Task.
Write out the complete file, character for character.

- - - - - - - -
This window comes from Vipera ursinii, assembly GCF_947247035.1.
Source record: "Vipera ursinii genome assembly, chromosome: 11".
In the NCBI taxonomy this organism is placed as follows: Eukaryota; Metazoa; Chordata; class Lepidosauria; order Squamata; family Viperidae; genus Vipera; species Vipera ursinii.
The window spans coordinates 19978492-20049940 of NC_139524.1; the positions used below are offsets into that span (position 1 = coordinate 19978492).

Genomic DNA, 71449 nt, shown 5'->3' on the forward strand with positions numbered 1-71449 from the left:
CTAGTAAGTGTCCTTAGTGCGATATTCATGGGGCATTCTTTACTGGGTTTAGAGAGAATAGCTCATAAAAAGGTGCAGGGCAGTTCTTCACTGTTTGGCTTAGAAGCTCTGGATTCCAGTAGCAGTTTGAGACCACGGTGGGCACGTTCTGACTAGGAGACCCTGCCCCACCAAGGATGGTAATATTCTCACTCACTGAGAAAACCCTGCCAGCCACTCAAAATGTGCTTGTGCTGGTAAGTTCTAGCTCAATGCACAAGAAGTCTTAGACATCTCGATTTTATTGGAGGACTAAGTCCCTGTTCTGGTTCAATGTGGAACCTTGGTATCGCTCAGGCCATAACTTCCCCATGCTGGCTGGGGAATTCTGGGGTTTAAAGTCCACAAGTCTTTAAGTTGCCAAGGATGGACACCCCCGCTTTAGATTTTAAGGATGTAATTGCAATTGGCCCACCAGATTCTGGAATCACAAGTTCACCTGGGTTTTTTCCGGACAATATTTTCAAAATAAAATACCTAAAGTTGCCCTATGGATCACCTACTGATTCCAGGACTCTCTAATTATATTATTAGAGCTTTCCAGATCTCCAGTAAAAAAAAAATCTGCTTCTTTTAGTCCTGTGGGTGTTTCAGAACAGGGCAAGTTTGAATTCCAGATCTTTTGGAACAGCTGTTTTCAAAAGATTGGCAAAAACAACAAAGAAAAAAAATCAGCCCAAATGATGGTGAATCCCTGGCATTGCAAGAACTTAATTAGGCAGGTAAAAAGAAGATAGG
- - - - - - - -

This window comes from Vipera ursinii, assembly GCF_947247035.1.
Source record: "Vipera ursinii genome assembly, chromosome: 11".
In the NCBI taxonomy this organism is placed as follows: Eukaryota; Metazoa; Chordata; class Lepidosauria; order Squamata; family Viperidae; genus Vipera; species Vipera ursinii.
The window spans coordinates 19978492-20049940 of NC_139524.1; the positions used below are offsets into that span (position 1 = coordinate 19978492).

Genomic DNA, 71449 nt, shown 5'->3' on the forward strand with positions numbered 1-71449 from the left:
CTAGTAAGTGTCCTTAGTGCGATATTCATGGGGCATTCTTTACTGGGTTTAGAGAGAATAGCTCATAAAAAGGTGCAGGGCAGTTCTTCACTGTTTGGCTTAGAAGCTCTGGATTCCAGTAGCAGTTTGAGACCACGGTGGGCACGTTCTGACTAGGAGACCCTGCCCCACCAAGGATGGTAATATTCTCACTCACTGAGAAAACCCTGCCAGCCACTCAAAATGTGCTTGTGCTGGTAAGTTCTAGCTCAATGCACAAGAAGTCTTAGACATCTCGATTTTATTGGAGGACTAAGTCCCTGTTCTGGTTCAATGTGGAACCTTGGTATCGCTCAGGCCATAACTTCCCCATGCTGGCTGGGGAATTCTGGGGTTTAAAGTCCACAAGTCTTTAAGTTGCCAAGGATGGACACCCCCGCTTTAGATTTTAAGGATGTAATTGCAATTGGCCCACCAGATTCTGGAATCACAAGTTCACCTGGGTTTTTTCCGGACAATATTTTCAAAATAAAATACCTAAAGTTGCCCTATGGATCACCTACTGATTCCAGGACTCTCTAATTATATTATTAGAGCTTTCCAGATCTCCAGTAAAAAAAAAATCTGCTTCTTTTAGTCCTGTGGGTGTTTCAGAACAGGGCAAGTTTGAATTCCAGATCTTTTGGAACAGCTGTTTTCAAAAGATTGGCAAAAACAACAAAGAAAAAAAATCAGCCCAAATGATGGTGAATCCCTGGCATTGCAAGAACTTAATTAGGCAGGTAAAAAGAAGATAGG